MP Tom denies Nestle job claim

DEPARTING High Peak MP Tom Levitt has refuted claims in the satirical magazine Private Eye that he has been offered a job by controversial food giant Nestle.

This week, it alleges the politician will work as a paid adviser for the multi-national company, which owns Buxton Water.

Fifty-five-year-old Mr Levitt is standing down at the next election, expected to be held on May 6.

Mr Levitt has come under fire in the past for his links with Nestle, which some health campaigners believe has tried to encourage mothers in the Third World to use its baby formula milk instead of breast feeding.

Mr Levitt said: "I have no firm plans yet ... I have some irons in the fire, but the post of 'paid adviser to Nestle' is news to me."

Nestle's Head of Corporate Communications Sally Pain said: "As a large employer, we look to build close relationships with members of parliament local to our sites.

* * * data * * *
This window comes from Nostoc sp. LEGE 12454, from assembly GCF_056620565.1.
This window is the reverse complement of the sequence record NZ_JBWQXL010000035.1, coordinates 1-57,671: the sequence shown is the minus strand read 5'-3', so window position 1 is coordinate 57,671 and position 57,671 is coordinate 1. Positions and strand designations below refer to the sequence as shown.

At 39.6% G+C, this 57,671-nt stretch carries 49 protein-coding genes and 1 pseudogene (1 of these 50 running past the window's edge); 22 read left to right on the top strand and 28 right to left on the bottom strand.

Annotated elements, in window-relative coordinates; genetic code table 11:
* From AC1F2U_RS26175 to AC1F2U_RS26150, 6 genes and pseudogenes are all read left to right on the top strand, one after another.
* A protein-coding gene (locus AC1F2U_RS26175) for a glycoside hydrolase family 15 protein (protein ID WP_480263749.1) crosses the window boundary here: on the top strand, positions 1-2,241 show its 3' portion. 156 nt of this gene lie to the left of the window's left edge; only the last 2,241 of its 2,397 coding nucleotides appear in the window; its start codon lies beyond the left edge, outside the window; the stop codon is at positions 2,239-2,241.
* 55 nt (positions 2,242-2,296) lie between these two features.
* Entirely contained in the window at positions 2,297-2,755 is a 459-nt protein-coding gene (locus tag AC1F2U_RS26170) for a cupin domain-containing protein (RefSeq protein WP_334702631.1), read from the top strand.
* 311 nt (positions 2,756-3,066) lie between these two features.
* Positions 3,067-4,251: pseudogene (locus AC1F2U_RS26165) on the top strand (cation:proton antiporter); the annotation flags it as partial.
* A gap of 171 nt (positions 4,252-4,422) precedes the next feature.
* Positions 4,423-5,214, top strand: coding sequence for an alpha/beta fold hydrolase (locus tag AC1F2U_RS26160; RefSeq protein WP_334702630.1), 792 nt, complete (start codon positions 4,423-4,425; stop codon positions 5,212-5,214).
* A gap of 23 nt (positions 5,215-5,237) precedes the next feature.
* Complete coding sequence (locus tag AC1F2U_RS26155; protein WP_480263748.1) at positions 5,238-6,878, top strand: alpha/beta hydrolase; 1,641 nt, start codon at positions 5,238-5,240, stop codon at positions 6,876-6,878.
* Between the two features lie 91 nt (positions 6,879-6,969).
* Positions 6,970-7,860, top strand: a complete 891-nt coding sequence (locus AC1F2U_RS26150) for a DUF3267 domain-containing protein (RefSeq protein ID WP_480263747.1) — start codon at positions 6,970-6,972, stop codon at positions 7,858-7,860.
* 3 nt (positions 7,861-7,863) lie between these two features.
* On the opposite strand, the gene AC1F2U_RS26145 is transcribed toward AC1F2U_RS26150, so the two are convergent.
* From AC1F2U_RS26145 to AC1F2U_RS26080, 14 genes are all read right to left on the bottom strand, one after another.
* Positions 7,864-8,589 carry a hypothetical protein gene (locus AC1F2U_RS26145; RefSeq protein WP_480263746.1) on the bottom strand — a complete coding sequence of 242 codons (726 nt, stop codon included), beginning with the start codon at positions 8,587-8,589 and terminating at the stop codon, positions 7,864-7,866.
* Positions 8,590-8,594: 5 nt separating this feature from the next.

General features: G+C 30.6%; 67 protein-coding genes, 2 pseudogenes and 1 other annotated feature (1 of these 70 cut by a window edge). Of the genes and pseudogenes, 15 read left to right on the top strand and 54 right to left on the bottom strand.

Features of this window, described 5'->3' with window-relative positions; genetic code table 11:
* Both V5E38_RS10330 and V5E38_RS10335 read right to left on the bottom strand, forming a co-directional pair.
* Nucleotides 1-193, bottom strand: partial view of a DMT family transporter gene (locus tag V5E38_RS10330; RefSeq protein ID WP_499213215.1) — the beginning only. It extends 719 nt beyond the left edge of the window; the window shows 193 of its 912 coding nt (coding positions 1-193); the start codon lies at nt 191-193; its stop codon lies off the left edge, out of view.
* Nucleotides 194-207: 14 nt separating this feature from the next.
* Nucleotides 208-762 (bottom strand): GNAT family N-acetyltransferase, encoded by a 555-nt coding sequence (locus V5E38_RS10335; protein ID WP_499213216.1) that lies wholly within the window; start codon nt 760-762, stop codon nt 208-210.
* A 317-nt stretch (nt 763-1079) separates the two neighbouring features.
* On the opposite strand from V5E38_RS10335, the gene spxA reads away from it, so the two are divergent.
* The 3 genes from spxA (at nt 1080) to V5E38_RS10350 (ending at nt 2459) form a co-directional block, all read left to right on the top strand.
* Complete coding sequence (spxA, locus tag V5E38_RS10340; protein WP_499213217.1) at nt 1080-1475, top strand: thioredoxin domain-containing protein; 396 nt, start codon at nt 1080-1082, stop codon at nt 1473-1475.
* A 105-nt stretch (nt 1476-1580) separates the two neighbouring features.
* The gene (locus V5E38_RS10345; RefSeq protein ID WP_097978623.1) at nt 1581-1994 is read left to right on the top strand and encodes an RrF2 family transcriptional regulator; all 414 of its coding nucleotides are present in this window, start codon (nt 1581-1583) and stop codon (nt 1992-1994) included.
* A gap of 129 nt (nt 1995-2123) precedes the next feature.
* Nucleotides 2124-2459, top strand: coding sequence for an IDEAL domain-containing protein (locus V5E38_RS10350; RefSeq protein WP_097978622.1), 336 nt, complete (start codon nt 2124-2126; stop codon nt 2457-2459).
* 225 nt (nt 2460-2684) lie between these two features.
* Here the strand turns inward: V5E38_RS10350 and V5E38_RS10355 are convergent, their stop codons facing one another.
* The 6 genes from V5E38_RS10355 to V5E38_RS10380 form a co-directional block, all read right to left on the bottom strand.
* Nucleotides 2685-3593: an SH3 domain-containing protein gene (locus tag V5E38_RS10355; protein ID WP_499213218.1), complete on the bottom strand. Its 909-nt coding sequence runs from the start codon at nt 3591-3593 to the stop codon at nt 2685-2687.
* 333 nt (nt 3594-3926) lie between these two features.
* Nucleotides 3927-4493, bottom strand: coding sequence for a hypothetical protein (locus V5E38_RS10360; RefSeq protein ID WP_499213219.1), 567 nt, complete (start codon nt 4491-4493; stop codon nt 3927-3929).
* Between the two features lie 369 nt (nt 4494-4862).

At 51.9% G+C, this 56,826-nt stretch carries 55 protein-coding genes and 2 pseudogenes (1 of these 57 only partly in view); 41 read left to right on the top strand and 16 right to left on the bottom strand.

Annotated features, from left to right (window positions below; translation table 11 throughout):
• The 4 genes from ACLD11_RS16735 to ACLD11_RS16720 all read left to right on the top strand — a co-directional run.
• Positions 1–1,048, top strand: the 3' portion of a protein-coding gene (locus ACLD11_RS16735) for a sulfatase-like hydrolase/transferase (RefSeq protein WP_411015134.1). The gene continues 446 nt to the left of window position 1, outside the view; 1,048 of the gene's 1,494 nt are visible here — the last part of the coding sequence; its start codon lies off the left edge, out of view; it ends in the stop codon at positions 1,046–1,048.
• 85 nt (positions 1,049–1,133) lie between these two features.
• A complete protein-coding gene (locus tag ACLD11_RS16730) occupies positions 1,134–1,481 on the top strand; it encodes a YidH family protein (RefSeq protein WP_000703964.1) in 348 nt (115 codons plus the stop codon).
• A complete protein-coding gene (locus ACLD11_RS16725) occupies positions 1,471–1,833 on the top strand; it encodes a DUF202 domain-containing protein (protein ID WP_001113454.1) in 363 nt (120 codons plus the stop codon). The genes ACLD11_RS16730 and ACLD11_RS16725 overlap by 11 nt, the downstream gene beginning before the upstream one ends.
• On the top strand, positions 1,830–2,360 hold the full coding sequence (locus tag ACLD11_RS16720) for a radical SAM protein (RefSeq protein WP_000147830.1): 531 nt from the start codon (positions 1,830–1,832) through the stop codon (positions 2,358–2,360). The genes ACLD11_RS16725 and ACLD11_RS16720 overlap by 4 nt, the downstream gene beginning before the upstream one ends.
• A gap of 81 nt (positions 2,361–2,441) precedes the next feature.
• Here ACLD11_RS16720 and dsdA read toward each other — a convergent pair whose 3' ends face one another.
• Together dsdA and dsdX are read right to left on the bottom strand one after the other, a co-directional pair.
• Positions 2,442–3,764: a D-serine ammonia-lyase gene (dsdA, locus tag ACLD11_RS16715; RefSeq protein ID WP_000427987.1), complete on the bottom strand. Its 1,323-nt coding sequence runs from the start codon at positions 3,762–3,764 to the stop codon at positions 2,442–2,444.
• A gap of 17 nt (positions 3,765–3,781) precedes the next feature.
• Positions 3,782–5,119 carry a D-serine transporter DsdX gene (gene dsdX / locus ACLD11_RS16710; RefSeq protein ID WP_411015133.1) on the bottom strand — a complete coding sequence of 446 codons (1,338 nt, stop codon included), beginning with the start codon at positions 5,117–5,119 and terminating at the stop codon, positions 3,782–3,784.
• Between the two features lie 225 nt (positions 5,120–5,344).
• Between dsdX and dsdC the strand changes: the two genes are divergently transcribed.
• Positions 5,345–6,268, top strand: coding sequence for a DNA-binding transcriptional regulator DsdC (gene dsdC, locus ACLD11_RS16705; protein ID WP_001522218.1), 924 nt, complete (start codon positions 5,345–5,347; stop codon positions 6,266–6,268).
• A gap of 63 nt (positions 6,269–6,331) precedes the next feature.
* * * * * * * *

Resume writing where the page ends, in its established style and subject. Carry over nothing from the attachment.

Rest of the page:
"As such, Mr Levitt has always been kept up-to-date with developments in our business. However currently there are no plans for him to work with the company in the future."

Since 2005, Mr Levitt has received three donations from Nestle – all properly recorded in the Register Of Members' Financial Interests.

He accepted hospitality and tickets for the Ashes Test Match in July 2009 and the Wimbledon Tennis Championships in June 2005.

He also went on a fact-finding mission looking at corporate social responsibility in South Africa in February 2008. Nestle funded flights, accommodation and other costs during the seven day trip.

Mr Levitt said: "It is right to have close relations with important local companies."

• According to groups including Baby Milk Action (BMA), Nestle's marketing of milk formula over breastfeeding has led to disease and death among infants in developing countries. Milk formula has to be mixed with water, often contaminated in poor countries.

BMA's Campaigns and Networking Coordinator said: "We shouldn't forget the mothers who've been misled and not breastfed as a result of the company's propaganda."

But Mr Levitt said: "Nestle is amongst the most ethical of traders in this field."